Instead of progressing, in two steps, from a grid to one of quadrupled point density, as we did in the last section, we might ask whether it is possible to design a direct passive interface in order to quadruple grid density in one step. Such an arrangement is shown in Figure 4.39(a): a quadrupled density region (), for which the delay in all waveguides is one-half time step, or is adjoined to a rectilinear mesh () via a matching layer composed of various waveguides connecting each point on the boundary of region with five neighboring points in region . The admittances and delays of the waveguides in the matching layer must be set to particular values relative to the values in the interiors of regions and so as to satisfy the transmission line equations at all grid points (junctions). These delays and admittance settings are shown in Figure 4.39(b), where we have used the following notation for the admittance settings: first suppose that admittances in the interior of region are set to the normal values for a type II mesh--namely, the admittance of a particular connecting waveguide is equal to , where is evaluated at the midpoint of the waveguide. All other connecting admittances in the network, including those in region and in the matching later, will also be set to , where is evaluated at the center of the particular waveguide, and multiplied by a scaling coefficient. In Figure 4.39(b), this scaling coefficient is shown next to the waveguide. For example, for the waveguide connecting point to point , the admittance should be set to
It is simple (after some tedious algebra) to set the self-loop admittances at the junctions in the matching layer such that the transmission line equations are approximated at these points. We first define average capacitances and inverse inductances at a junction at point by:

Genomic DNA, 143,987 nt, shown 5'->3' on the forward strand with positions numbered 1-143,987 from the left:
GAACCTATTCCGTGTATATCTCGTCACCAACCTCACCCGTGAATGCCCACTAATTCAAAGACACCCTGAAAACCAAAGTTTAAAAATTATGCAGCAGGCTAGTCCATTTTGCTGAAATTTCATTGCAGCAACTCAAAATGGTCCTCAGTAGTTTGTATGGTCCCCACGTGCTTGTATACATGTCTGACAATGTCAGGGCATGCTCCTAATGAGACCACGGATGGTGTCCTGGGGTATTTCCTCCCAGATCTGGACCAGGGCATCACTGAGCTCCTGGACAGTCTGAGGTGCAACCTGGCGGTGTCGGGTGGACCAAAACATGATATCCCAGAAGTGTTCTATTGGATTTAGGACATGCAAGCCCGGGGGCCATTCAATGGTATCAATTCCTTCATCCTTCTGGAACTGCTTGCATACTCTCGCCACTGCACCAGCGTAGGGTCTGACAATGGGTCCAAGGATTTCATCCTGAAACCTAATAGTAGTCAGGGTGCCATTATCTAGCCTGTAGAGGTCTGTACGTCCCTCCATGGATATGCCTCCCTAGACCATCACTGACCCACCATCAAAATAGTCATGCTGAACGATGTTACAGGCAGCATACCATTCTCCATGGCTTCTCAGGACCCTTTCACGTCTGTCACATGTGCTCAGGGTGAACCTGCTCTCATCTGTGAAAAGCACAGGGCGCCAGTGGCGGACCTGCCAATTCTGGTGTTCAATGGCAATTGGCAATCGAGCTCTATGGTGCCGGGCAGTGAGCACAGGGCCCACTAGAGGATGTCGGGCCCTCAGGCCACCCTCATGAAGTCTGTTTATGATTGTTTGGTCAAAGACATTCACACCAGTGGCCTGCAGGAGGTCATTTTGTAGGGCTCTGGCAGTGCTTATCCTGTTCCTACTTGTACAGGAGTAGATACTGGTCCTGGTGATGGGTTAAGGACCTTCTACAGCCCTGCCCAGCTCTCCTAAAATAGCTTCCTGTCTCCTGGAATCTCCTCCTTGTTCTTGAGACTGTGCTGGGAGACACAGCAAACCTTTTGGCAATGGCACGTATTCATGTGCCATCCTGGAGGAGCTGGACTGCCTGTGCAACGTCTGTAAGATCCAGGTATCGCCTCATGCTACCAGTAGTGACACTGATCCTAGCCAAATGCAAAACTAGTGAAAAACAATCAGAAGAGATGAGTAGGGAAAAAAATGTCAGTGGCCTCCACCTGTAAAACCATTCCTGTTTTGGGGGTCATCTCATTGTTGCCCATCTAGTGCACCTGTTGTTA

We also show some numerical results, comparing the numerical reflection error of the density doubling and quadrupling layers for normally incident waves. Waves (one period of a raised cosine) impinge on the layer from the side of smaller grid density (region ) in both cases. In Figure 4.40, we have plotted the log of the ratio of the reflected energy to the incident energy ( ) versus the log of the number of grid spacings per wavelength . and were computed by taking the sum of the squares of the junction quantities over region , before and after the passage of the wave through the interface.
The density doubling layer (solid line in Figure 4.40) leads to a smaller reflected energy than the quadrupling layer (dashed line). This is to be expected--in general, the more abrupt a change in grid density, the more numerical reflection will result. As exemplified by Figure 4.40, however, the reflected energy will always tend to zero as grid density is increased on both sides of the interface. The case of oblique incidence has not been examined; it would appear, also, to be possible to derive an analytic expression for the numerical reflectance, though we have not done so here.
It would be very interesting to know whether the coarse/fine mesh arrangements discussed in this section and the last could be made truly multi-rate--that is, could we have scattering operations which recur with period in the coarse mesh, and period in the fine mesh? As mentioned earlier, there are TLM structures which are capable of this, but they in general perform time-averaging of wave quantities which may render the interface non-passive [87,88].
We also note that because interfaces between grids operating at different rates by necessity correspond to multi-step methods, we may also see parasitic modes  appearing along the interface (though we are assured convergence in the limit as the grid spacing becomes small). A discussion of parasitic modes in MDWDFs appears in §3.9.2.